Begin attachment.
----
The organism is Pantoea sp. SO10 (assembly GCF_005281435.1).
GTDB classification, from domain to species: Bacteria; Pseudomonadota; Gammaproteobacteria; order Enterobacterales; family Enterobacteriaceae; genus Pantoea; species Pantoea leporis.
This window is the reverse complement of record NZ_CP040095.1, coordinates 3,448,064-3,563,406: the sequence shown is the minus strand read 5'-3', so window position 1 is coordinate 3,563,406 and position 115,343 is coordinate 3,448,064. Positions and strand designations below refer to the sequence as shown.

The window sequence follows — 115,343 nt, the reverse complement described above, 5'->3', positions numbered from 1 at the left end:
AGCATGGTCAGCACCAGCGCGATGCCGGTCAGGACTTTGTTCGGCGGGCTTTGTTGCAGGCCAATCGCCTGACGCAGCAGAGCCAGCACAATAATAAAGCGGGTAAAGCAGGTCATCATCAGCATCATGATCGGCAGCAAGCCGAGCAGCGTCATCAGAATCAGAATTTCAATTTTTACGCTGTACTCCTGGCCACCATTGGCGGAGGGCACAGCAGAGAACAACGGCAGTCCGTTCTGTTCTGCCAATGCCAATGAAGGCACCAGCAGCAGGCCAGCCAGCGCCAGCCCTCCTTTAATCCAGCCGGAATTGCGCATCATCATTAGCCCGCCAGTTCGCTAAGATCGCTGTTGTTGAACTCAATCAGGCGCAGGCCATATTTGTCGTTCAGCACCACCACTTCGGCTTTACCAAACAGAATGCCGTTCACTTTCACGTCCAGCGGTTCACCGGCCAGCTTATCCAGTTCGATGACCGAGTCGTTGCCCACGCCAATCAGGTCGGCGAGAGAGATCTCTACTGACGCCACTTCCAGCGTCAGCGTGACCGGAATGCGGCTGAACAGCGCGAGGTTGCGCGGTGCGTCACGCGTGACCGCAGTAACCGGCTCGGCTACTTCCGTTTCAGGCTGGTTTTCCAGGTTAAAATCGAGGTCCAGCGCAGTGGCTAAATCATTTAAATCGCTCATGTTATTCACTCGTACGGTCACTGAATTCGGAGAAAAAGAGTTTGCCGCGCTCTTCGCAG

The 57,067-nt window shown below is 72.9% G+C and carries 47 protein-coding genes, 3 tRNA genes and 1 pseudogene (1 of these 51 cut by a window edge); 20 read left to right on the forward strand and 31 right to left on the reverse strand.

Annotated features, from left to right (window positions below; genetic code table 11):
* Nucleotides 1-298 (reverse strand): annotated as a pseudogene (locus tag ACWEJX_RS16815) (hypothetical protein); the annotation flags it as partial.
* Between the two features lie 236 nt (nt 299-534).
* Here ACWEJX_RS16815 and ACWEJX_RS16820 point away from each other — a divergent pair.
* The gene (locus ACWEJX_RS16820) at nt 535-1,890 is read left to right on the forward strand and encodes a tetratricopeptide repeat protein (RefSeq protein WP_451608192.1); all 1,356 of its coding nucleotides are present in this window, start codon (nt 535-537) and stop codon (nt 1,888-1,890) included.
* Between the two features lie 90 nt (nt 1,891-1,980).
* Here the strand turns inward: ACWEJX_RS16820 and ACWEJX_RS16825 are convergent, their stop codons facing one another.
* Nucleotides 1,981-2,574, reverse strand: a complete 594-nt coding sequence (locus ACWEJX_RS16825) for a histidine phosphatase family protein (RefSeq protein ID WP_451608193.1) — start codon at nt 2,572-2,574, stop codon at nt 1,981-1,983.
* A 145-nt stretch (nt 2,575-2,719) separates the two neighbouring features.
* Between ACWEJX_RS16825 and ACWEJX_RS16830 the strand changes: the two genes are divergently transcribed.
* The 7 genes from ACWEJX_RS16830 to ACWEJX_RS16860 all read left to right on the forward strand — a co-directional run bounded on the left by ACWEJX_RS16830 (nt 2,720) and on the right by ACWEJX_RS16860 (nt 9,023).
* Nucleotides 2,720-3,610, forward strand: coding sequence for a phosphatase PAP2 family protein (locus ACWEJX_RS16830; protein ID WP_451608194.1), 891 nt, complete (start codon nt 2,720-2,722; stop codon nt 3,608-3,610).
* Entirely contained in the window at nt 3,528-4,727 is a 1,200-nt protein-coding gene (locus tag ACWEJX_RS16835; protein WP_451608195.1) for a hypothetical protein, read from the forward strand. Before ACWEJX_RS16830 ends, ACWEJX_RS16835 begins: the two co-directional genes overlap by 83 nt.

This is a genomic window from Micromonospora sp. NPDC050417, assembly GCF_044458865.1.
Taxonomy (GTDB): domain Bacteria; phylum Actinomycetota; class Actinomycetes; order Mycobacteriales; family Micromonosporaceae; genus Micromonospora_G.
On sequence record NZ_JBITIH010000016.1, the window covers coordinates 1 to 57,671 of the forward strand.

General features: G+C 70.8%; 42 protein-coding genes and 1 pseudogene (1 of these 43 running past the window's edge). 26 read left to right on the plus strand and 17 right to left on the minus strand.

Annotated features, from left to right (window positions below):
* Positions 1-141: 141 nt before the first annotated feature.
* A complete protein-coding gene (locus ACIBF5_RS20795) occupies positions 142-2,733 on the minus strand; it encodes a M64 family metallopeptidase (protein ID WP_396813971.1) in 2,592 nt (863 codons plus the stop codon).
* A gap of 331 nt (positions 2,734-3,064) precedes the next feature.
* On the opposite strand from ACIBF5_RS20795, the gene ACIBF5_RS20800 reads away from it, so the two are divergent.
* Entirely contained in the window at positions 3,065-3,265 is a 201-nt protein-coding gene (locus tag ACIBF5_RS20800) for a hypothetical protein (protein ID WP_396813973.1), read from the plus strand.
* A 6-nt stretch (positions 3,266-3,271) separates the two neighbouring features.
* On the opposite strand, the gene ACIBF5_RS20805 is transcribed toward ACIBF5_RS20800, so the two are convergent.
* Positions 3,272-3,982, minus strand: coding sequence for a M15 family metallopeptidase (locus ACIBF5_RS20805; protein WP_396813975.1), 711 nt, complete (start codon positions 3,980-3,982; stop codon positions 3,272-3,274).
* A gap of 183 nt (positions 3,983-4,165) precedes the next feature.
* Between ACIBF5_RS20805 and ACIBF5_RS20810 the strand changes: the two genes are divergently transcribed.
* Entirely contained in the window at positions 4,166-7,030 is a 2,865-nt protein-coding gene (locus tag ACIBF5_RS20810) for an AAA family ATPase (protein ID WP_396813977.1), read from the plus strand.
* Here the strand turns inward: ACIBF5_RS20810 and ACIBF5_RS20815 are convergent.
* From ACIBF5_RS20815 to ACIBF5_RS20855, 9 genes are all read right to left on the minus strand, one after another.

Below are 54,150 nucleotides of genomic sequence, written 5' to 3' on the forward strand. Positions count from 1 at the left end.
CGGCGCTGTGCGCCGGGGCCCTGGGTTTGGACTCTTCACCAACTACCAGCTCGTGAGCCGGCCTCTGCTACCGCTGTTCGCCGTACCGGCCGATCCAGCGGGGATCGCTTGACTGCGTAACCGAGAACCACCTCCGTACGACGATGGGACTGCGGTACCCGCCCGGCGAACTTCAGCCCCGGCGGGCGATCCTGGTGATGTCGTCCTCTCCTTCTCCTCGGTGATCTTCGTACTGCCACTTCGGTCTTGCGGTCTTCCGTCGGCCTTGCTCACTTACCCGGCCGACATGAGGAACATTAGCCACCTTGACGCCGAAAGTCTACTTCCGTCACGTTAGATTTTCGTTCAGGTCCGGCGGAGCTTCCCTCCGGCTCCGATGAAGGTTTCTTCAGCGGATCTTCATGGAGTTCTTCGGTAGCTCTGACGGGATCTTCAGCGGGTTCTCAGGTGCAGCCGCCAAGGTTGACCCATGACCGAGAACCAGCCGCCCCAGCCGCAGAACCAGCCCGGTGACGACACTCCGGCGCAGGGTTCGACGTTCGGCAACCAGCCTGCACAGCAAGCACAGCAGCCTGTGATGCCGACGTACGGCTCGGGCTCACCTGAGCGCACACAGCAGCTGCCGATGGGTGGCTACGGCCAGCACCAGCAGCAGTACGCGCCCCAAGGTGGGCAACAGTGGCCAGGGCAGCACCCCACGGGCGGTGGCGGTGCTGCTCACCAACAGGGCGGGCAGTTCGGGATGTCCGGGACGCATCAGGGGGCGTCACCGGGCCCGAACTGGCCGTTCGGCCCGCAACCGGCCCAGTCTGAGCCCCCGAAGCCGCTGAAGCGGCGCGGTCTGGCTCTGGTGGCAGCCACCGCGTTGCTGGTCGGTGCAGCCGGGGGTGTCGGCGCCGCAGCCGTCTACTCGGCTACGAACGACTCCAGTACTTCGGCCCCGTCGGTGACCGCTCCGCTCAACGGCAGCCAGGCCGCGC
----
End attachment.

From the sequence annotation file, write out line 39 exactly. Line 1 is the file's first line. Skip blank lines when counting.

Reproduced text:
CGGCGCTGTGCGCCGGGGCCCTGGGTTTGGACTCTTCACCAACTACCAGCTCGTGAGCCGGCCTCTGCTACCGCTGTTCGCCGTACCGGCCGATCCAGCGGGGATCGCTTGACTGCGTAACCGAGAACCACCTCCGTACGACGATGGGACTGCGGTACCCGCCCGGCGAACTTCAGCCCCGGCGGGCGATCCTGGTGATGTCGTCCTCTCCTTCTCCTCGGTGATCTTCGTACTGCCACTTCGGTCTTGCGGTCTTCCGTCGGCCTTGCTCACTTACCCGGCCGACATGAGGAACATTAGCCACCTTGACGCCGAAAGTCTACTTCCGTCACGTTAGATTTTCGTTCAGGTCCGGCGGAGCTTCCCTCCGGCTCCGATGAAGGTTTCTTCAGCGGATCTTCATGGAGTTCTTCGGTAGCTCTGACGGGATCTTCAGCGGGTTCTCAGGTGCAGCCGCCAAGGTTGACCCATGACCGAGAACCAGCCGCCCCAGCCGCAGAACCAGCCCGGTGACGACACTCCGGCGCAGGGTTCGACGTTCGGCAACCAGCCTGCACAGCAAGCACAGCAGCCTGTGATGCCGACGTACGGCTCGGGCTCACCTGAGCGCACACAGCAGCTGCCGATGGGTGGCTACGGCCAGCACCAGCAGCAGTACGCGCCCCAAGGTGGGCAACAGTGGCCAGGGCAGCACCCCACGGGCGGTGGCGGTGCTGCTCACCAACAGGGCGGGCAGTTCGGGATGTCCGGGACGCATCAGGGGGCGTCACCGGGCCCGAACTGGCCGTTCGGCCCGCAACCGGCCCAGTCTGAGCCCCCGAAGCCGCTGAAGCGGCGCGGTCTGGCTCTGGTGGCAGCCACCGCGTTGCTGGTCGGTGCAGCCGGGGGTGTCGGCGCCGCAGCCGTCTACTCGGCTACGAACGACTCCAGTACTTCGGCCCCGTCGGTGACCGCTCCGCTCAACGGCAGCCAGGCCGCGC